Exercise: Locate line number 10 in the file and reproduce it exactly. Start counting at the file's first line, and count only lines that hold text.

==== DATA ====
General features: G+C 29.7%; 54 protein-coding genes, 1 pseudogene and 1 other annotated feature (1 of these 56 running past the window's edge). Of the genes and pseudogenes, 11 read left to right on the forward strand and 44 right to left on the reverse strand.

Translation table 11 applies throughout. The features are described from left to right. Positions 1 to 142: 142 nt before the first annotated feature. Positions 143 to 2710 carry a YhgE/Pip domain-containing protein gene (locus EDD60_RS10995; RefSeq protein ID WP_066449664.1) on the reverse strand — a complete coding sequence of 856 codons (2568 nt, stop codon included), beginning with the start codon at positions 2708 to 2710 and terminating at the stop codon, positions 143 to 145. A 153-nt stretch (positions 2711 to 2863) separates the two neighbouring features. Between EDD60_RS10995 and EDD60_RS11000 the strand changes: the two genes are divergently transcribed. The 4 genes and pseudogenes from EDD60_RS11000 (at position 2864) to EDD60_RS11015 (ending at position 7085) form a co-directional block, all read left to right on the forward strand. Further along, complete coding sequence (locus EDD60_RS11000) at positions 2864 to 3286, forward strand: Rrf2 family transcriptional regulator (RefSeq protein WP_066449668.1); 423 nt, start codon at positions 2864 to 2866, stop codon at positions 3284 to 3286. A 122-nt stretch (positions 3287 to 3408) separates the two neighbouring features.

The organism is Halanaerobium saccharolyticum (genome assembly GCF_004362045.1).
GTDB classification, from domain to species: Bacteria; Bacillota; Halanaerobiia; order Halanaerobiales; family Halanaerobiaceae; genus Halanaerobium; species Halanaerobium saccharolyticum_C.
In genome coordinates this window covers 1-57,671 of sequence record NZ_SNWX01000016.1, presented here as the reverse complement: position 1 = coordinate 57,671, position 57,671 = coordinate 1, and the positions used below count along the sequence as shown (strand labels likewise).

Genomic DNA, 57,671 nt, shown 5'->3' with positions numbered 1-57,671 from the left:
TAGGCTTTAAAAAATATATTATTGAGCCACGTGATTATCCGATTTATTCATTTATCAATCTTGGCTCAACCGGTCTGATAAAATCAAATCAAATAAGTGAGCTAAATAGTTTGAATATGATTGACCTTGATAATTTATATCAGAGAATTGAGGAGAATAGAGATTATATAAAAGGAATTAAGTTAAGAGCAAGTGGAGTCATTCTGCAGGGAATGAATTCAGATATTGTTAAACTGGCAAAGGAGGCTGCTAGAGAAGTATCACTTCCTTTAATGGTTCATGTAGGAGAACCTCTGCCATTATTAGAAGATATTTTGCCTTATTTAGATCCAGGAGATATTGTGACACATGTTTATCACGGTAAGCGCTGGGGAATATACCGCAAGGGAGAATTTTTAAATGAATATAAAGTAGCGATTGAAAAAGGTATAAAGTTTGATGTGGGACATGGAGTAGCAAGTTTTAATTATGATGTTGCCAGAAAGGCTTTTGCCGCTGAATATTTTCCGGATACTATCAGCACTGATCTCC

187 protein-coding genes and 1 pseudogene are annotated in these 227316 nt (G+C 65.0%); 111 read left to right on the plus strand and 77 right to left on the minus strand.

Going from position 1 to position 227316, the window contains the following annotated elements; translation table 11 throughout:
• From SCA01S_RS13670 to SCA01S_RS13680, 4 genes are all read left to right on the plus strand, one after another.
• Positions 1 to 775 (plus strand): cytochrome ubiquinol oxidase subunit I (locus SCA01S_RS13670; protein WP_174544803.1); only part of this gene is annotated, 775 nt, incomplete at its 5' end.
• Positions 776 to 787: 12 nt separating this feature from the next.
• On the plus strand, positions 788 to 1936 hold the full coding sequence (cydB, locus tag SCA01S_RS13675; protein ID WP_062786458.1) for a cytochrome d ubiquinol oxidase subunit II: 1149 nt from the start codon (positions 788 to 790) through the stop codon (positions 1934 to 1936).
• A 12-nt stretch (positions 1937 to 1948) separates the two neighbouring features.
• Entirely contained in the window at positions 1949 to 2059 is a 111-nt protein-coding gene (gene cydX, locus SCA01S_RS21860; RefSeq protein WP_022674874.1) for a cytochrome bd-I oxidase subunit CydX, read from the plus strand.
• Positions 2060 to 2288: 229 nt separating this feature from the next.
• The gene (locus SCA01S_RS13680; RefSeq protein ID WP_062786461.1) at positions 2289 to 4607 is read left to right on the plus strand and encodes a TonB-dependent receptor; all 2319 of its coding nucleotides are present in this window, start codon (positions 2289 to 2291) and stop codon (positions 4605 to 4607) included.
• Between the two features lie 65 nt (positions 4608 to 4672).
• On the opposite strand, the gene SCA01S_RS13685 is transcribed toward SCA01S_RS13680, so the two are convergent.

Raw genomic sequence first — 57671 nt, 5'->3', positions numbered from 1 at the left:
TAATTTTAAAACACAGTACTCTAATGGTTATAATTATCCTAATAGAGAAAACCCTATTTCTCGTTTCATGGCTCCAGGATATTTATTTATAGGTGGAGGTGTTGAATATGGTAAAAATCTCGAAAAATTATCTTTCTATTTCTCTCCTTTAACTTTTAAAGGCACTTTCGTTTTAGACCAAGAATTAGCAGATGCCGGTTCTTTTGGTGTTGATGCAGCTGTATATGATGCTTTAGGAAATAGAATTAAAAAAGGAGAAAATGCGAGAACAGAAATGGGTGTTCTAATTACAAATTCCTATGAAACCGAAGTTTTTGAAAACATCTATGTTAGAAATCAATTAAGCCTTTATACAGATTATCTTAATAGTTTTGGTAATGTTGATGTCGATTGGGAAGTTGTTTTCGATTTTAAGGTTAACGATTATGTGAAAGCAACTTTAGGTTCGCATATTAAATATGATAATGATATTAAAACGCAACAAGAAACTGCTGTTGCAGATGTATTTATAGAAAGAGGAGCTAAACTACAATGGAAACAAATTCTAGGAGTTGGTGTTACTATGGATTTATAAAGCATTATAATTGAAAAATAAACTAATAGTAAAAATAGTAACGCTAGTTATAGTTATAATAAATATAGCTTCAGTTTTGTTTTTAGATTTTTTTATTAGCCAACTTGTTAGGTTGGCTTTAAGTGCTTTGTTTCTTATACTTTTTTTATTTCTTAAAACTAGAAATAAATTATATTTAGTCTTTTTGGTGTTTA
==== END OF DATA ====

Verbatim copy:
• From SCA01S_RS13670 to SCA01S_RS13680, 4 genes are all read left to right on the plus strand, one after another.